However, instead of a proper test of civics knowledge, what exists involves memorizing the answers to 100 relatively simple questions about government and getting six out of ten of them right. It condenses years’ worth of history and government education into questions like, “Where is the Statue of Liberty?” So what if an applicant can memorize this fact, and how is it applicable to being a citizen? What good is having a question about how checks and balances prevent one branch from becoming too powerful if you need no knowledge about how this works?
While it may seem like I have spent a lot of time talking about why a comprehensive test should exist, this is because many people object to the idea of making the test more difficult. There were several objections made to the changes by the Trump administration to increase the number of total questions and change some answers. Biden promptly scrapped these changes. While these changes did not address the main issues with the test, some of the objections to a more challenging test do not make sense. However, by considering what the test should do and some of the objections, we can come up with a better approach.
The way to go would be having something like the process of getting a driver’s license or a real estate license. People would not just complete a basic test but go through actual training that covers critical aspects of American history and government in a sufficient level of detail. The government would authorize various businesses to provide lectures/courses covering the Revolutionary War, the Constitution, Federalist Papers, etc. Finishing these would get a person through the “test” portion of the process. Of course, it would not go into extreme depth about every incident as if it were an AP U.S. History class, but having a solid foundation in these concepts is critical. That way, there is a starting point for further exploration into these topics. Additionally, it provides something much closer to what citizens born in the U.S. go through in their education.
Now, let us address some potential objections. One objection is that some people already supposedly spend months studying for the test, and therefore it must be difficult enough as it is. To this, I would say that this is due to the language requirement rather than the content itself, making it a challenge for English learners. If people were to take these questions in their native language, would this pose a significant challenge for most? I do not think so. To remedy this, offer courses in appropriate languages. People would likely be able to better learn the content this way as well. Given that many places already offer ballots in different languages, we should eliminate the English reading and writing portions of the test. These do nothing for the test itself. If the government wanted English proficiency, then there could be a similar route in terms of mandating English courses.
Objections were also made that Trump’s extended test would burden USCIS due to longer test times and higher failure rates. However, allowing businesses to take on the duty of providing lectures would help avoid bottlenecking the process through USCIS and enable it to focus on all the background work of processing applications, which takes most of the agency’s time (eight months on average). Of course, some may be concerned that it is unethical for businesses to be involved in this process. While I do not think there is a great deal of issue with businesses teaching courses, these concerns could be addressed by conducting frequent audits. Furthermore, these courses, like driver’s education, would be more about learning than testing and would address concerns about a trickier “test” discouraging permanent residents from applying for citizenship.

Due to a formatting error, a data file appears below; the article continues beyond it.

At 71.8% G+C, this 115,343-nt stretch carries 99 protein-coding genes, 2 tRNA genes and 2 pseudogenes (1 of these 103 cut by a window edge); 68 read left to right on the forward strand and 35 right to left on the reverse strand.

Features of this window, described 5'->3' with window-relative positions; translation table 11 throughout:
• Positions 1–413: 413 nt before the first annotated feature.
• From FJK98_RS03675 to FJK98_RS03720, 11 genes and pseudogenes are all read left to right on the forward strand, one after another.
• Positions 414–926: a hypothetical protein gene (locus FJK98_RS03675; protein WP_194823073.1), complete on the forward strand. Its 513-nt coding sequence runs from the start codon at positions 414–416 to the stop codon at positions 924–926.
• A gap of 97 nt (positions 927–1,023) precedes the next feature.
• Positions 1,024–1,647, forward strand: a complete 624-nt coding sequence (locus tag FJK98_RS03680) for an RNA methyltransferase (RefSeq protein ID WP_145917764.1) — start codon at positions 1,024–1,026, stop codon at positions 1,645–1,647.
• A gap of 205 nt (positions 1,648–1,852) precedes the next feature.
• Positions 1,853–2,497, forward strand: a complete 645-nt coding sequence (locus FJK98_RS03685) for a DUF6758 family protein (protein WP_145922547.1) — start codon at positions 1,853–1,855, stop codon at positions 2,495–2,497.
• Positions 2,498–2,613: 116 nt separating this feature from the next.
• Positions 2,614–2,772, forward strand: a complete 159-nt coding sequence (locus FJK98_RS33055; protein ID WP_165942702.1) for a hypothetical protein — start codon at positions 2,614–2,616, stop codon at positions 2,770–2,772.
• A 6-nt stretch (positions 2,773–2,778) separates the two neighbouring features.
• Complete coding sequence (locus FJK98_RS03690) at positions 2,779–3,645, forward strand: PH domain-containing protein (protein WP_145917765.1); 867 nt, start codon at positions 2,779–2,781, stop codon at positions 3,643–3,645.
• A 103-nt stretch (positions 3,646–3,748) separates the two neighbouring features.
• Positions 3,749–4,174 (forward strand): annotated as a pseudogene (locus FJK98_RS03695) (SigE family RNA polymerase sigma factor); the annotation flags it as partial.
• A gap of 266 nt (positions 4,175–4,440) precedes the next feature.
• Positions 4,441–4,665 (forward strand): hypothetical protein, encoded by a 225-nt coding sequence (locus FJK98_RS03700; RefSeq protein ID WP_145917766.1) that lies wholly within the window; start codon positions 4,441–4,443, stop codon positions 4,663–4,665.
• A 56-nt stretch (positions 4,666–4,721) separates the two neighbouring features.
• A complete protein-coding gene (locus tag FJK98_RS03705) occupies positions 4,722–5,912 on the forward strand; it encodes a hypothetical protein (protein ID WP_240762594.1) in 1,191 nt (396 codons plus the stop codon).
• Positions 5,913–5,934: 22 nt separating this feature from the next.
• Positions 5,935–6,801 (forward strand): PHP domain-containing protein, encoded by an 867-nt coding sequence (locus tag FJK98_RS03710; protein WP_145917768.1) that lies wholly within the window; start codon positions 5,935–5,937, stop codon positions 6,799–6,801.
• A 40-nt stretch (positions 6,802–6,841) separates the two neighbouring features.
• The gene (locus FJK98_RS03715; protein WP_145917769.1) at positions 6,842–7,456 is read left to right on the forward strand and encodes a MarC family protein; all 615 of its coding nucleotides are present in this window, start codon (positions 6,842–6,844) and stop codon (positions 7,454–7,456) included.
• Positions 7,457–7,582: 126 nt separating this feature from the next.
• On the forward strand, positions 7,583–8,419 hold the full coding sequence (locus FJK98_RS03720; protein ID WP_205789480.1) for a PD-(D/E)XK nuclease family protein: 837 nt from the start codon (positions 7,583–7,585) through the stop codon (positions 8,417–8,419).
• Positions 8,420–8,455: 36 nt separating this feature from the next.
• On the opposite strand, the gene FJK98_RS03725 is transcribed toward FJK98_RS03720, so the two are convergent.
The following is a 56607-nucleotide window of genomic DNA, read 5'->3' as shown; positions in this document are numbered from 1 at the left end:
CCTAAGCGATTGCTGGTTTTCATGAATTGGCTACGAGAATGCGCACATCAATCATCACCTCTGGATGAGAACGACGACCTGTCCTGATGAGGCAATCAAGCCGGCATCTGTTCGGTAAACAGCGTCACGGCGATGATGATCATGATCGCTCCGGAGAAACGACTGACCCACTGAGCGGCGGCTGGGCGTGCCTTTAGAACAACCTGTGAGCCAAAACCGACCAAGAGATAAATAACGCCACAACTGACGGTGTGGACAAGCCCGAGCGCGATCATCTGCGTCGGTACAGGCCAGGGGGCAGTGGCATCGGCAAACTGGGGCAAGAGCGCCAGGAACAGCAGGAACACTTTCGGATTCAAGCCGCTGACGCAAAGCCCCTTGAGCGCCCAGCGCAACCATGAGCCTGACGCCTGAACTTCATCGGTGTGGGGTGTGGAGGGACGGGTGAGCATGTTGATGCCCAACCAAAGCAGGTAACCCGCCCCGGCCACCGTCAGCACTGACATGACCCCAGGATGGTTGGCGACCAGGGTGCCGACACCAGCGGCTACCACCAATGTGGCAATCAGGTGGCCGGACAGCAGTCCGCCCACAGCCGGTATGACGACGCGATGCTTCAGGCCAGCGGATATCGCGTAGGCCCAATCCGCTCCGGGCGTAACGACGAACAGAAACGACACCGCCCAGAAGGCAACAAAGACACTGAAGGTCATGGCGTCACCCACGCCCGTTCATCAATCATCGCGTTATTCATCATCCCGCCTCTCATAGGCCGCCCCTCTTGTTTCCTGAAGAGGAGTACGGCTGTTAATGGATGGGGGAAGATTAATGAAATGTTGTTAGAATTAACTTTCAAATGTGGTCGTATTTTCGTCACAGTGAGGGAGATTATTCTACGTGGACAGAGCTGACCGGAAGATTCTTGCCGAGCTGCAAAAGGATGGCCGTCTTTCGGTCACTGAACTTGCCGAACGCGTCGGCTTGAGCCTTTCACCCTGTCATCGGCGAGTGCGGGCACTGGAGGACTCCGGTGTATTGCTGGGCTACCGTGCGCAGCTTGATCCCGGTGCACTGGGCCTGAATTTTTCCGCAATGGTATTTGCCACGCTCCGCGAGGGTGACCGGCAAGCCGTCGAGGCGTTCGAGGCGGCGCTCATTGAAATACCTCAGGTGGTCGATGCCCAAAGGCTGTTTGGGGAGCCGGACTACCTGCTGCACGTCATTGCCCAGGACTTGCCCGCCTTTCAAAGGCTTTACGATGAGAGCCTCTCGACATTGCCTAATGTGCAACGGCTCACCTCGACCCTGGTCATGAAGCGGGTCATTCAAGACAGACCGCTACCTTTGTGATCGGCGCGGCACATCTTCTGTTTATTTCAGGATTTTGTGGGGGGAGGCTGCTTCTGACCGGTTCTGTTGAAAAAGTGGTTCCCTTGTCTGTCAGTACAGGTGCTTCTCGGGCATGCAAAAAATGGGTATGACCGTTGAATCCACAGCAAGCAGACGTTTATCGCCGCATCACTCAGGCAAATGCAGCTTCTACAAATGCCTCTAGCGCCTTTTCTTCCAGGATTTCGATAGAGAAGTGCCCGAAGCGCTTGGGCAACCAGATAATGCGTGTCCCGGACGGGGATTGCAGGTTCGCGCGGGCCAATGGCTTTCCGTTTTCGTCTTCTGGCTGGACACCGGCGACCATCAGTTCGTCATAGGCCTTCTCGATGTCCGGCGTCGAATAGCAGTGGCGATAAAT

Many would also counter that much of this content may be information that many citizens do not know. But we cannot base the test on what an average Joe may know, as there are plenty of people who are woefully uninformed about history and government. The fact that citizens do not know these things is a failure of education and is not a justification for the government’s failure to test proper knowledge. Such an attitude also seems like a slippery slope to creating a more and more uninformed voter population. The lower standard expected from citizens means a lower standard for the test, which creates more citizens who align with that standard and serve to prop it up for future applicants.
Enacting this plan would undoubtedly increase the time commitment, or at least the intellectual engagement, for people applying for citizenship. But given that people will already have the stability of being permanent residents and that voting rights are on the table, this is a worthwhile approach.
If citizens have the power to put people into office who make decisions that can affect hundreds of millions of people, then they really ought to be well-informed. If it already takes months to study for the current test, a 20-hour course should not be much more of a time commitment. By making these improvements, we could hopefully bring about a more educated population that better fuels the democratic machine.
Categories: Domestic Affairs